Harry Potter and the Cursed Child: Book and Play Review

The eighth story. Nineteen years later.

So I read the story when it first came out in 2016, and managed to get tickets in 2017 for a show in 2018. I wanted to wait until I saw the stage production before giving you the full review. As of Wednesday 6 June, I am all Harry Potter’ed up.

This review contains no spoilers of neither the play nor book of Harry Potter and the Cursed Child, however the story itself does contain spoilers of the previous 7 Harry Potter books.

Without further ado…

The plot:

It was always difficult being Harry Potter and it isn’t much easier now that he is an overworked employee of the Ministry of Magic, a husband, and father of three school-age children.

While Harry grapples with a past that refuses to stay where it belongs, his youngest son Albus must struggle with the weight of a family legacy he never wanted. As past and present fuse ominously, both father and son learn the uncomfortable truth; sometimes, darkness comes from unexpected places.

IT’S JUST SO… MAGICAL (sorry, not sorry).

I’m genuinely obsessed with Harry Potter. I’ve grown up with it, watched the films hundredfold and read the books double that. Side note: my ex had never watched/read/had anything to do with Harry Potter and had no interest in doing such (an ex for a reason, clearly).

Harry Potter and the Cursed Child is something that all fans of Harry Potter should read/see. In general, there were a few things in the story itself that I didn’t like, but it’s still a 10/10 watch/read for me.

About the book/ story:

  • As it is a script, it takes a few pages to get into the formatting, and Jack Thorne’s stage directions are somewhat strange at first (but you get used to them);
  • Although we know that this is nineteen years on, I still couldn’t help but picture the characters I grew up with;
  • I was indefinitely nostalgic the whole way through – little jokes and sayings are put in, and you really know that J.K. Rowling has thought about every sentence and made sure that we feel this way;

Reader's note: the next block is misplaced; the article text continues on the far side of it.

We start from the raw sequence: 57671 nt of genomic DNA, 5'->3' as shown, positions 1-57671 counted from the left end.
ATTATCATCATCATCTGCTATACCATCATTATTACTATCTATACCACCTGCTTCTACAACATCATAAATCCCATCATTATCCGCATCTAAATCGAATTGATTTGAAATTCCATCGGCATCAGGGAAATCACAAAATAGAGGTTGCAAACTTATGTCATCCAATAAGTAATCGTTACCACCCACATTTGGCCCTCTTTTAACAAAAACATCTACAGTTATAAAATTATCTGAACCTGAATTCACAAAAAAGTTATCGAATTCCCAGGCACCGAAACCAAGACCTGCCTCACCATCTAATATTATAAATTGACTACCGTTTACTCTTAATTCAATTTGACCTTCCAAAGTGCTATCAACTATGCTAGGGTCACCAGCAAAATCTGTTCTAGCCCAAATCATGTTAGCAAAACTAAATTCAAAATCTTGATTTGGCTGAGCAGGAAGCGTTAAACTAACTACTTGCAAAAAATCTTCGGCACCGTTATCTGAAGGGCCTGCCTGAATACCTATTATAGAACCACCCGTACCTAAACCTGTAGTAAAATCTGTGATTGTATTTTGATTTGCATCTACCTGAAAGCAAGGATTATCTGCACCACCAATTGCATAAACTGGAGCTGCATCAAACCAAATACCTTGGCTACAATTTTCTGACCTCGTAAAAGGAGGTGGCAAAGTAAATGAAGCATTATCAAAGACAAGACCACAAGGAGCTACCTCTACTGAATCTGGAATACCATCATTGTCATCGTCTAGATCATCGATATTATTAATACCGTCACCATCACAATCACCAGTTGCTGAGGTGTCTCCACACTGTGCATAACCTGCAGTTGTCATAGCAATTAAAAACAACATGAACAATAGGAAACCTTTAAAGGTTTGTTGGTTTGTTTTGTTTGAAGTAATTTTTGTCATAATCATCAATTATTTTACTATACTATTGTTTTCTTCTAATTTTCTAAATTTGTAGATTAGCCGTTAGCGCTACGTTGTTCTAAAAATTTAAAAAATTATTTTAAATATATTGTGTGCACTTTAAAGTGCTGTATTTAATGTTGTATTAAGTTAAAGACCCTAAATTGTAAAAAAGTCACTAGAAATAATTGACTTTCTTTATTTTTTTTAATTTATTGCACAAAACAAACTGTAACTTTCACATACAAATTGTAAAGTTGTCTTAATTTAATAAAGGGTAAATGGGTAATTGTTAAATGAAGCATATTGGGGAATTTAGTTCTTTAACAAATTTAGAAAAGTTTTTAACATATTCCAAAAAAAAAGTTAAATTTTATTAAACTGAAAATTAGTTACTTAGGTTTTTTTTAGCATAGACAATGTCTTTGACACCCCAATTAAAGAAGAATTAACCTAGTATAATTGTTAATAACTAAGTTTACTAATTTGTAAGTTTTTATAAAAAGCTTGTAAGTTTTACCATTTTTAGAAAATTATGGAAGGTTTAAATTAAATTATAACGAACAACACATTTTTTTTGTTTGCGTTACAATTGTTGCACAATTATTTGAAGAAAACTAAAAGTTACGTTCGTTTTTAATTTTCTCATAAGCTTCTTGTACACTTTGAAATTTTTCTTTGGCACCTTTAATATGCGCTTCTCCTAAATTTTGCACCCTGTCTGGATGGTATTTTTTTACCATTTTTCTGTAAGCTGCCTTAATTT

• The concept of the story is great, but one element just didn’t sit well with me (it’s minor, but not the Harry Potter stories that we know).

The stage production:

  • I laughed, I cried, I jumped, and I was definitely in awe;
  • The cast definitely deserved the standing ovation they received;
  • Tickets are quite expensive, as you have to pay for both Part 1 & Part 2, but oh boooy I’d pay over and over again;
  • Fave part: An appearance from Umbridge, and honest to god, guys, when she giggled, about 90% of the audience let out a ‘EUGH’ noise.

The production itself was crazy good. The audience knew that all the magical aspects were just good effects and tricks (or were they?!?!?!?!), but it didn’t stop it looking incredible.

One minor flaw – they didn’t play the theme tune we all know and love. From my point of view, Harry Potter and the Cursed Child is not a stand-alone book, and there’s no reason (apart from cost) as to why they wouldn’t play the theme tune. It did give me a bit of a downer, but I hummed the theme tune all the way back home so I was okay.

All in all, the actors performed impeccably, and if you hum the Harry Potter theme tune to yourself beforehand or during the break, and get over the fact that the main characters are not the ones you know them to be, it’s utterly perfect.

Bookmark That. Playmark That? Either way, go and read/see this. This instalment is a genuine joy.

Harry Potter and the Cursed Child, J.K. Rowling, John Tiffany, Jack Thorne, RRP £20 (hardback); Book Depository 

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